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Cardiovascular genetic risk race

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https://www.readbyqxmd.com/read/29110996/atrial-ectopy-as-a-mediator-of-the-association-between-race-and-atrial-fibrillation
#1
Matthew A Christensen, Kaylin T Nguyen, Phyllis K Stein, Raymond B Fohtung, Elsayed Z Soliman, Thomas A Dewland, Eric Vittinghoff, Bruce M Psaty, Susan R Heckbert, Gregory M Marcus
BACKGROUND: Blacks have a lower risk of atrial fibrillation (AF) despite having more AF risk factors, but the mechanism remains unknown. Premature atrial contraction (PAC) burden is a recently identified risk factor for AF. OBJECTIVE: The purpose of this study was to determine whether the burden of PACs explains racial differences in AF risk. METHODS: PAC burden (number per hour) was assessed by 24-hour ambulatory electrocardiographic (ECG) monitoring in a randomly selected subset of patients in the Cardiovascular Health Study...
October 23, 2017: Heart Rhythm: the Official Journal of the Heart Rhythm Society
https://www.readbyqxmd.com/read/28938955/cumulative-psychological-stress-and-cardiovascular-disease-risk-in-middle-aged-and-older-women-rationale-design-and-baseline-characteristics
#2
REVIEW
Michelle A Albert, Eva M Durazo, Natalie Slopen, Alan M Zaslavsky, Julie E Buring, Ted Silva, Daniel Chasman, David R Williams
Although a growing body of evidence indicates strong links between psychological stress (stress) and untoward cardiovascular disease (CVD) outcomes, comprehensive examination of these effects remains lacking. The "Cumulative Psychological Stress and Cardiovascular Disease Risk in Middle Aged and Older Women" study is embedded within the landmark Women's Health Study (WHS) follow-up cohort and seeks to evaluate the individual and joint effects of stressors (cumulative stress) on incident CVD risk, including myocardial infarction, stroke, coronary revascularization and CVD death...
October 2017: American Heart Journal
https://www.readbyqxmd.com/read/28912752/disparities-in-cardiovascular-disease-and-type-2-diabetes-risk-factors-in-blacks-and-whites-dissecting-racial-paradox-of-metabolic-syndrome
#3
REVIEW
Kwame Osei, Trudy Gaillard
Cardiovascular diseases (CVD) remain as the leading cause of mortality in the western world and have become a major health threat for developing countries. There are several risk factors that account for the CVD and the associated mortality. These include genetics, type 2 diabetes (T2DM), obesity, physical inactivity, hypertension, and abnormal lipids and lipoproteins. The constellation of these risk factors has been termed metabolic syndrome (MetS). MetS varies among racial and ethnic populations. Thus, race and ethnicity account for some of the differences in the MetS and the associated CVD and T2DM...
2017: Frontiers in Endocrinology
https://www.readbyqxmd.com/read/28750825/differences-in-natriuretic-peptide-levels-by-race-ethnicity-from-the-multi-ethnic-study-of-atherosclerosis
#4
MULTICENTER STUDY
Deepak K Gupta, Lori B Daniels, Susan Cheng, Christopher R deFilippi, Michael H Criqui, Alan S Maisel, Joao A Lima, Hossein Bahrami, Philip Greenland, Mary Cushman, Russell Tracy, David Siscovick, Alain G Bertoni, Valentina Cannone, John C Burnett, John Jeffrey Carr, Thomas J Wang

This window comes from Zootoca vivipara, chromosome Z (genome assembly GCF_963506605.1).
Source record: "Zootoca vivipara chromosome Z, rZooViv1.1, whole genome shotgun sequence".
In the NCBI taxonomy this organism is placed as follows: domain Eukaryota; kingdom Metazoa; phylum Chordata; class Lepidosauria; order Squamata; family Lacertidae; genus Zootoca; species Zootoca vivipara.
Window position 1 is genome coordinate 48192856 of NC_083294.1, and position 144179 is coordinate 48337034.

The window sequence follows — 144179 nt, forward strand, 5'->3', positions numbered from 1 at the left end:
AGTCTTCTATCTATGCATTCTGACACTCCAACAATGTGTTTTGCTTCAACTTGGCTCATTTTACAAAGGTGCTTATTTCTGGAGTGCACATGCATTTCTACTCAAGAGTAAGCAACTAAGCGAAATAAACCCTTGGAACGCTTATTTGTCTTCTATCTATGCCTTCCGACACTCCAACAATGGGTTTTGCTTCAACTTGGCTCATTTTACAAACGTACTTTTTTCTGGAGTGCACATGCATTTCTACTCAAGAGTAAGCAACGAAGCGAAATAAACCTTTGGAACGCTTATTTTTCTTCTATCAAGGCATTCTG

Natriuretic peptides (NP) are cardiac-derived hormones with favorable cardiometabolic actions. Low NP levels are associated with increased risks of hypertension and diabetes mellitus, conditions with variable prevalence by race and ethnicity. Heritable factors underlie a significant proportion of the interindividual variation in NP concentrations, but the specific influences of race and ancestry are unknown. In 5597 individuals (40% white, 24% black, 23% Hispanic, and 13% Chinese) without prevalent cardiovascular disease at baseline in the Multi-Ethnic Study of Atherosclerosis, multivariable linear regression and restricted cubic splines were used to estimate differences in serum N-terminal pro B-type natriuretic peptide (NT-proBNP) levels according to, ethnicity, and ancestry...
September 15, 2017: American Journal of Cardiology
https://www.readbyqxmd.com/read/28535166/adult-height-prevalent-coronary-artery-calcium-score-and-incident-cardiovascular-disease-outcomes-in-a-multiethnic-cohort
#5
Joseph Yeboah, Michael J Blaha, Erin D Michos, Waqas Qureshi, Michael Miedema, Peter Flueckiger, Carlos J Rodriguez, Moyses Szklo, Alain G Bertoni
We assessed the relationships among adult height, coronary artery calcium (CAC) score, incident atherosclerotic cardiovascular disease (ASCVD) events, and atrial fibrillation (AFib) in a multiethnic cohort. We used race/ethnicity-specific height (dichotomized by median value and in quartiles) as the predictor variable within the 4 racial/ethnic groups in the Multi-Ethnic Study of Atherosclerosis (n = 6,814). After a mean of 10.2 years of follow-up (2000-2012), 556 ASCVD events (8.2%) and 539 AFib events (7...
October 15, 2017: American Journal of Epidemiology
https://www.readbyqxmd.com/read/28363732/race-serum-potassium-and-associations-with-esrd-and-mortality
#6
COMPARATIVE STUDY
Yan Chen, Yingying Sang, Shoshana H Ballew, Adrienne Tin, Alex R Chang, Kunihiro Matsushita, Josef Coresh, Kamyar Kalantar-Zadeh, Miklos Z Molnar, Morgan E Grams
BACKGROUND: Recent studies suggest that potassium levels may differ by race. The basis for these differences and whether associations between potassium levels and adverse outcomes differ by race are unknown. STUDY DESIGN: Observational study. SETTING & PARTICIPANTS: Associations between race and potassium level and the interaction of race and potassium level with outcomes were investigated in the Racial and Cardiovascular Risk Anomalies in Chronic Kidney Disease (RCAV) Study, a cohort of US veterans (N=2,662,462)...
August 2017: American Journal of Kidney Diseases: the Official Journal of the National Kidney Foundation
https://www.readbyqxmd.com/read/28355232/a-genome-wide-trans-ethnic-interaction-study-links-the-pigr-fcamr-locus-to-coronary-atherosclerosis-via-interactions-between-genetic-variants-and-residential-exposure-to-traffic
#7
Cavin K Ward-Caviness, Lucas M Neas, Colette Blach, Carol S Haynes, Karen LaRocque-Abramson, Elizabeth Grass, Z Elaine Dowdy, Robert B Devlin, David Diaz-Sanchez, Wayne E Cascio, Marie Lynn Miranda, Simon G Gregory, Svati H Shah, William E Kraus, Elizabeth R Hauser